As I've thought these unnamed daughters I see the value in teaching girls and young women how to work and build with their hands. The daughters of Shallum had learned and developed their building skills years before Nehemiah ever began his work on the Jerusalem walls. Their father, and possibly their mother, had taught them and trained them so well that when the time came they were able to contribute in a meaningful and important way to the re-building of Jerusalem. I can't help but feel that the young women of the future are going to be facing a hard world, one in which they will face physical as well as spiritual trials. Will the women of the future be prepared, like the daughters of Shallum were, to handle the trials that come? Will they be prepared with a good work ethic and valuable skills? Will they be ready to rebuild?

It seems to me that if it is important to teach young men nurturing skills when they are young so that they will be able to contribute meaningfully to their families then it is also important to teach young women the life skills that will help them as they build their families and communities. I know that my husband would really appreciate it if I knew how to change a flat tire or fix the toilet when it breaks! I still have a lot to learn ;)

Questions to Think About:
  • What spiritual significance do you see in women being included in the re-building of Jerusalem?
  • What was it about the daughters of Shallum that impressed Nehemiah enough that he mentioned them specifically in his text? Was it just because their presence was unusual? Or because they performed their work especially well or were a valuable addition to the work force?
  • Who is the "handy" one at your house? Husband or wife? Daughter or son? How were those skills developed or recognized?
  • In Nehemiah 2:6 Nehemiah mentioned that when we was speaking with the King about returning to rebuild Jerusalem that the queen was also sitting by him. This queen is probably Queen Vashti, since this would have been before Esther's time. Why do you think he mentions her? Do you think perhaps she said something that influenced the King on his behalf?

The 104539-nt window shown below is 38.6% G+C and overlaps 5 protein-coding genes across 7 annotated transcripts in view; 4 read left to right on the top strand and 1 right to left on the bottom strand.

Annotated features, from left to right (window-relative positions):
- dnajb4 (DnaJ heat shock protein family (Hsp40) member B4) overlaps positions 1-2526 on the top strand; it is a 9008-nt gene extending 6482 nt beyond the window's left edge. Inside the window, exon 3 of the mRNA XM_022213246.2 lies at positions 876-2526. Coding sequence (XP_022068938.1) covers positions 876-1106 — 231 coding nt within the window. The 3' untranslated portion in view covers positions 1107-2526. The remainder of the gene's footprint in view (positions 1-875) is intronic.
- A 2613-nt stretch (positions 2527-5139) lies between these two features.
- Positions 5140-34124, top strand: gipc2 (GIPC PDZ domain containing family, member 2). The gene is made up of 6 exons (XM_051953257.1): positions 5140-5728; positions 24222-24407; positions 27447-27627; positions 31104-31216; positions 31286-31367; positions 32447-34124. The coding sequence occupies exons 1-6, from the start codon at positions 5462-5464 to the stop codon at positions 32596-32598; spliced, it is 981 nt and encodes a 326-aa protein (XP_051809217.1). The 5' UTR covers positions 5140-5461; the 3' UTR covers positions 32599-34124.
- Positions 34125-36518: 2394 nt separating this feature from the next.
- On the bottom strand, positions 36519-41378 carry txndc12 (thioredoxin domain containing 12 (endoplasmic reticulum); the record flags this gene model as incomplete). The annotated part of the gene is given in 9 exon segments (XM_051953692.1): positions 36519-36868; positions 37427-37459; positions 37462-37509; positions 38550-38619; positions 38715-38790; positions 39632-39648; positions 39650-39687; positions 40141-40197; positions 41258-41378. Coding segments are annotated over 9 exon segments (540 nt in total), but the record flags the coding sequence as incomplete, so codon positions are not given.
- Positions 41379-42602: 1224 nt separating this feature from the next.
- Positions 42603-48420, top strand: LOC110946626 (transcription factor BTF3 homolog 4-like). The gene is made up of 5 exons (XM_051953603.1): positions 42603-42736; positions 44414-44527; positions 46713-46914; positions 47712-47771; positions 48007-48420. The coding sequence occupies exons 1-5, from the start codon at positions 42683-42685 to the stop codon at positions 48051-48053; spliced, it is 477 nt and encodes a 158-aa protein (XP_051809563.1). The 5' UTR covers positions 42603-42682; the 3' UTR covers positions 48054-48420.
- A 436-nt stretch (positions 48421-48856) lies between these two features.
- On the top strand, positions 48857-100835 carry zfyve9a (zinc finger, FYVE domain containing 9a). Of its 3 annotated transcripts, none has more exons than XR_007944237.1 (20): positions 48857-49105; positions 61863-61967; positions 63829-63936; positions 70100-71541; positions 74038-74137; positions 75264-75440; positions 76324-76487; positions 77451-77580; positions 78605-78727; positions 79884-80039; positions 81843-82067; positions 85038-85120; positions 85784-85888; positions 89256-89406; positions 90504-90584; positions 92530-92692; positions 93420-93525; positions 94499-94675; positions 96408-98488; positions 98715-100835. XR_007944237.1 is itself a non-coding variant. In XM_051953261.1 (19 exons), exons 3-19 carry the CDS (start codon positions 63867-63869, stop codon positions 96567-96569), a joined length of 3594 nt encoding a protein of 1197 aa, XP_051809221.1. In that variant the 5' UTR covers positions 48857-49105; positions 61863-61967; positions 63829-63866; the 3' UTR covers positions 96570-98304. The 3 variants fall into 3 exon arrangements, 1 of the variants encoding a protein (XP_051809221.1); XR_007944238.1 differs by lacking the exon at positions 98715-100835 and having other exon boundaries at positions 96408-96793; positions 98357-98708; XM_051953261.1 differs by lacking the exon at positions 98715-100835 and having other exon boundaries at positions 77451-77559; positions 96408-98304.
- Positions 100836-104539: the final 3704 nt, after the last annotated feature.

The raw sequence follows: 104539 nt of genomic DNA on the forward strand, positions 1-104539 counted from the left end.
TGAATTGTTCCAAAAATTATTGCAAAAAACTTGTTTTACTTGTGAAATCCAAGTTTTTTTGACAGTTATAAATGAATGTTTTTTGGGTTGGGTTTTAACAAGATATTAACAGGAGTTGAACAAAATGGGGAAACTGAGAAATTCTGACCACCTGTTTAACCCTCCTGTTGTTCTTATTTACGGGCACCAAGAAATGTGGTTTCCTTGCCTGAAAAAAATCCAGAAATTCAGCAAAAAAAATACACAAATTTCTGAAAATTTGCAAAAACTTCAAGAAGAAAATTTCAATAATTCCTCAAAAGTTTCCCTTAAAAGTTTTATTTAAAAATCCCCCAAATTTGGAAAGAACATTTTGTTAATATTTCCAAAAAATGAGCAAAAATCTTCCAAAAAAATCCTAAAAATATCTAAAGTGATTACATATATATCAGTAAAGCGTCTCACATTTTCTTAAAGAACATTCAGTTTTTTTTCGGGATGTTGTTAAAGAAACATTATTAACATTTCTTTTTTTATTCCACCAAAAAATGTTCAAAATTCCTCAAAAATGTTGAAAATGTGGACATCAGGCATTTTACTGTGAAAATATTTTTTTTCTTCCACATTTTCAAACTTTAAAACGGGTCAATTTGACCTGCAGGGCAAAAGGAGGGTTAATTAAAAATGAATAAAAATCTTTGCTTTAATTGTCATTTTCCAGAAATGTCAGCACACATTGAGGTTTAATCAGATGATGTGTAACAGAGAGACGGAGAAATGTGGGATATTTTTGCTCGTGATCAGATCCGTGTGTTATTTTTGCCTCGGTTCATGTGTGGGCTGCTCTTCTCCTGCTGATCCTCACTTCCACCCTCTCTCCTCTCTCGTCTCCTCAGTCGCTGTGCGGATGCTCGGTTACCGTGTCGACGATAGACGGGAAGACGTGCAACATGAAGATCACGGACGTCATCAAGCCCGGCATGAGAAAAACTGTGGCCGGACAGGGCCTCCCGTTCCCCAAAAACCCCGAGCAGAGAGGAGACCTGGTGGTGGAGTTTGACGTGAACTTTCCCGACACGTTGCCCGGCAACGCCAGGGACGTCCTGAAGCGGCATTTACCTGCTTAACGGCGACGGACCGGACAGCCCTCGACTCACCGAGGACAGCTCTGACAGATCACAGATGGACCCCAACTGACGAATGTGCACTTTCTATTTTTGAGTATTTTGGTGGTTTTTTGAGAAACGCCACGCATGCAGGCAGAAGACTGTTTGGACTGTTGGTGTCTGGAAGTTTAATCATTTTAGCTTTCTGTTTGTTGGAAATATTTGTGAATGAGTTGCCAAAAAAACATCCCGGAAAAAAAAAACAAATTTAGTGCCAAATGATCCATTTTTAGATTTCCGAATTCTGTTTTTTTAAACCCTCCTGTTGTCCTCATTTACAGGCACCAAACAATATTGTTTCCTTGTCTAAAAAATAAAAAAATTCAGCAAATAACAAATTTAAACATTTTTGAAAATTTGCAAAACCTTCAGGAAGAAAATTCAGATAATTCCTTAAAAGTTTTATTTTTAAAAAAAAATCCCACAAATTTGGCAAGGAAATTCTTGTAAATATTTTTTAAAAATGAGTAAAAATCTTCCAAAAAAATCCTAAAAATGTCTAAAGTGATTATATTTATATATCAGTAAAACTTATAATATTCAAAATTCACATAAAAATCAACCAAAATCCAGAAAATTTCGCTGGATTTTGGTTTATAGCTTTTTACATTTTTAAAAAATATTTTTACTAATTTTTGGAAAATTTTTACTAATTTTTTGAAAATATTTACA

2 comments:

  1. I think maybe they may not have been doing man's work, but woman's work. Like clothing the men, cooking for them, bringing them water that sort of thing.

    Maybe Nehemiah was honoring their contribution, even though they didn't lay the stones they made the building possible through their service. Sort of like the women in the church who served the men who were building the early temples like Kirtland and Nauvoo. (as well as sewing for the temples and donating their chinaware for the outside of the Kirtland temple)

    I always feel like we lay the groundwork for the great things that our children and husbands do. If we're not there to do our part (the part no one ever sees or acknowledges) then the big grand things our husbands and children want to do don't get done. We nurture, and they build walls and temples. Maybe Nehemiah was just bringing attention our special role?

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  2. Kimberly,

    I like your thoughts about this and your comparison to the women in Nauvoo. I think you are right, I bet there were lots of women that assisted the laborers on the walls by serving and helping them. Women really do lay the foundation for big accomplishments.

    Yet I'm inclined to think, from the scriptural text and other things I've read about them, that they were really "re-building" with their father. The scriptures seem to be pretty clear that these women were actually helping with the construction of the walls. Which I think it is pretty neat. Yet we will really never know what their contribution was exactly, so we can always speculate!